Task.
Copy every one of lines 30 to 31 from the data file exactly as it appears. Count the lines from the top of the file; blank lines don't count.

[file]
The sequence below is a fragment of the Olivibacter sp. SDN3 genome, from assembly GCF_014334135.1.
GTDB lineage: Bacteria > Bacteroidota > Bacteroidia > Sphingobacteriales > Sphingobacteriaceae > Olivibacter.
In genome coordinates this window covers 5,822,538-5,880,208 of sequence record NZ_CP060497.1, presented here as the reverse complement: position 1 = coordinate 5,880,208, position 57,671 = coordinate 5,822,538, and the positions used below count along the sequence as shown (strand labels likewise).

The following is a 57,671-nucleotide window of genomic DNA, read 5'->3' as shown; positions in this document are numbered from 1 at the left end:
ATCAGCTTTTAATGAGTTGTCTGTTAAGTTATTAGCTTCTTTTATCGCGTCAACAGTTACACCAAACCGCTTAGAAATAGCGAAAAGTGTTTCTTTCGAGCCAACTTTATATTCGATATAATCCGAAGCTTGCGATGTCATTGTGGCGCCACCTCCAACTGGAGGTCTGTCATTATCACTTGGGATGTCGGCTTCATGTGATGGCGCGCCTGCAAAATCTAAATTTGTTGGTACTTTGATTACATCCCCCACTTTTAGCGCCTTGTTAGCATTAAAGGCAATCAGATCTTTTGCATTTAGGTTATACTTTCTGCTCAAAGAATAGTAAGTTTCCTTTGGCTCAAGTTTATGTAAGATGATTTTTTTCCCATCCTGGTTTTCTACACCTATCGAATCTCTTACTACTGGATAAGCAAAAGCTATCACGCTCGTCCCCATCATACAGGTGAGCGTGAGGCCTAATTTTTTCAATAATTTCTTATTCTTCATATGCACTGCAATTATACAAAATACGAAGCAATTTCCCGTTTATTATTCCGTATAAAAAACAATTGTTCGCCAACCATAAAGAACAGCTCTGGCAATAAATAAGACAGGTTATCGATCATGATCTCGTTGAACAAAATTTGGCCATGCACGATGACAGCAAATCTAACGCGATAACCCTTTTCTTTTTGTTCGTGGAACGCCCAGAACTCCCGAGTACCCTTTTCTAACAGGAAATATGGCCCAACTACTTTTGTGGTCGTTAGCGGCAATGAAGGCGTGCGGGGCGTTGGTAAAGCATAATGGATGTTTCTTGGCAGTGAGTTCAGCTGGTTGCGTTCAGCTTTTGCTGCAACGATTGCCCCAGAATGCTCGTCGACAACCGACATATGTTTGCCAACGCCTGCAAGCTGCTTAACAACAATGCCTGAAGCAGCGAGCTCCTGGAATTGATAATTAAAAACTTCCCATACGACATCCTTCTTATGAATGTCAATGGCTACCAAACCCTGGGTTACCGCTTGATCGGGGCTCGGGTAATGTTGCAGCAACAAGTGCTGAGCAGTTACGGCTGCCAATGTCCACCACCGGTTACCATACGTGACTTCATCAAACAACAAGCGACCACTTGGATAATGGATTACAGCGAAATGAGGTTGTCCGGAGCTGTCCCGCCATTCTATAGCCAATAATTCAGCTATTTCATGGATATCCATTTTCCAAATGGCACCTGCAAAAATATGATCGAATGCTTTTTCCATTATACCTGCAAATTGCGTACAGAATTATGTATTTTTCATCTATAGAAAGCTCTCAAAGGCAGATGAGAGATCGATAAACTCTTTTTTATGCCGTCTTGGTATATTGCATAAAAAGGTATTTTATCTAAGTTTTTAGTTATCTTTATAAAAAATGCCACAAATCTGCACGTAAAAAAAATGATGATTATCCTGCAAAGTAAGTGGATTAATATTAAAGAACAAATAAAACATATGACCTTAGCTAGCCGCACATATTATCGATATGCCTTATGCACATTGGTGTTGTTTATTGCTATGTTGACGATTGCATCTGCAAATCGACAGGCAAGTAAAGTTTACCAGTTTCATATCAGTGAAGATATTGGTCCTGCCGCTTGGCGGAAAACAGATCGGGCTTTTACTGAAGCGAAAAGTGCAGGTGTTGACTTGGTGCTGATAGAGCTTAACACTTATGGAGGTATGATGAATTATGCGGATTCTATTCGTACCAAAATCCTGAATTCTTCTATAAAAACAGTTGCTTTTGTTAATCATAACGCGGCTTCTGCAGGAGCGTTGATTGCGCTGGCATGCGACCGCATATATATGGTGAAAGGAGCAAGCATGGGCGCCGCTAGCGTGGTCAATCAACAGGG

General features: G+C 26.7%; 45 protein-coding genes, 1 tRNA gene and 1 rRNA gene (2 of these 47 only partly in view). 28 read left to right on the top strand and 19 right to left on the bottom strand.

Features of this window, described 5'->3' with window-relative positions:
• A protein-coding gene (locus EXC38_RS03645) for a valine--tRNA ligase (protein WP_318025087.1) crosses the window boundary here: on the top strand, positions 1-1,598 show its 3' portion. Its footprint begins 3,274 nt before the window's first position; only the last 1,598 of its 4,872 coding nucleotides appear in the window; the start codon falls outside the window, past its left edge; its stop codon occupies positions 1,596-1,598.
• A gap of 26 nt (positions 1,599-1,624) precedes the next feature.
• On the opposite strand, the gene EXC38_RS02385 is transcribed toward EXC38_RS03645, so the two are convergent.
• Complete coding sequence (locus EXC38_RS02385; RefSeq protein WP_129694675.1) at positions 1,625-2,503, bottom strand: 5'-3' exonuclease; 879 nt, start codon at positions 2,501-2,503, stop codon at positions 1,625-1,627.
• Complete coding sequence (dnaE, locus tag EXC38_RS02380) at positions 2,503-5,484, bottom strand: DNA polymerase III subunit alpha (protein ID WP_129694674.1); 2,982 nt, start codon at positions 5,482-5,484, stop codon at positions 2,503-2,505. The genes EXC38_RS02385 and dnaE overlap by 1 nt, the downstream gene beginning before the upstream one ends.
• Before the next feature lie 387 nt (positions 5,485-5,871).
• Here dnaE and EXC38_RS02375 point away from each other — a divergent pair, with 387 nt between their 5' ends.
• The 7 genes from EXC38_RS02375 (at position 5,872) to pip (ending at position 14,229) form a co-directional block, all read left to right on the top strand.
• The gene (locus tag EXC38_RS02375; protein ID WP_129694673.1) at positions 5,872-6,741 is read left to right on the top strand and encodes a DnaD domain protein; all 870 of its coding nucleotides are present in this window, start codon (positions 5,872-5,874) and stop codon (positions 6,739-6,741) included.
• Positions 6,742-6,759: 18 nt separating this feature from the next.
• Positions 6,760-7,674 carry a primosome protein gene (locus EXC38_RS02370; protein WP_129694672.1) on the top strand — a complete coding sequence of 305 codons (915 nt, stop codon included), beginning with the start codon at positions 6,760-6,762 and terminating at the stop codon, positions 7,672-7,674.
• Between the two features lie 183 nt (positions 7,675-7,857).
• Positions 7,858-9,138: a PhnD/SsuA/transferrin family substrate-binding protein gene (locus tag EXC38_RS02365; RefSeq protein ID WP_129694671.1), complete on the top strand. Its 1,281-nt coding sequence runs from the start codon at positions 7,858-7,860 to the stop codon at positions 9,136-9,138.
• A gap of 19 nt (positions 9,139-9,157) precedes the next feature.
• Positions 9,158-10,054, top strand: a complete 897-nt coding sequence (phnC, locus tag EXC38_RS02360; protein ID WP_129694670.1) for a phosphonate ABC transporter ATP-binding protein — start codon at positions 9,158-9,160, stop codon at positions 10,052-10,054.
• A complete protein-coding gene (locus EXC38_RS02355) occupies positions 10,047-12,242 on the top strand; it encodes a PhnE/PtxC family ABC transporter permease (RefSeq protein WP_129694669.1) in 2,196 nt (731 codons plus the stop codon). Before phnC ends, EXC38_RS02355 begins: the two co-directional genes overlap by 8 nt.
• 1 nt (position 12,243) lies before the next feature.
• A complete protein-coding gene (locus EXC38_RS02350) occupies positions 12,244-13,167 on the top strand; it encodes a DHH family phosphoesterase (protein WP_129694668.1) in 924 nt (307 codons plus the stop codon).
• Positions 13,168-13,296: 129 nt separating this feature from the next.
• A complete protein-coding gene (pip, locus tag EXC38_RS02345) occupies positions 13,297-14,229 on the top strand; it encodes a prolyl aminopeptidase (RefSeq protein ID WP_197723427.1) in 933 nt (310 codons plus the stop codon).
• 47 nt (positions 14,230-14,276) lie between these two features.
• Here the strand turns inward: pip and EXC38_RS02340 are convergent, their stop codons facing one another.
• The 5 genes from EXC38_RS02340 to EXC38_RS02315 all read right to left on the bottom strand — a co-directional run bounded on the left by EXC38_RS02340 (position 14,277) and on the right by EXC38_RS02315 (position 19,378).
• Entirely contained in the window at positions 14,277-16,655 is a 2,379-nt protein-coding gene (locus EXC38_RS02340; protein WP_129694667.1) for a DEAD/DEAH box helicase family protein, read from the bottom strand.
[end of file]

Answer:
• The 5 genes from EXC38_RS02340 to EXC38_RS02315 all read right to left on the bottom strand — a co-directional run bounded on the left by EXC38_RS02340 (position 14,277) and on the right by EXC38_RS02315 (position 19,378).
• Entirely contained in the window at positions 14,277-16,655 is a 2,379-nt protein-coding gene (locus EXC38_RS02340; protein WP_129694667.1) for a DEAD/DEAH box helicase family protein, read from the bottom strand.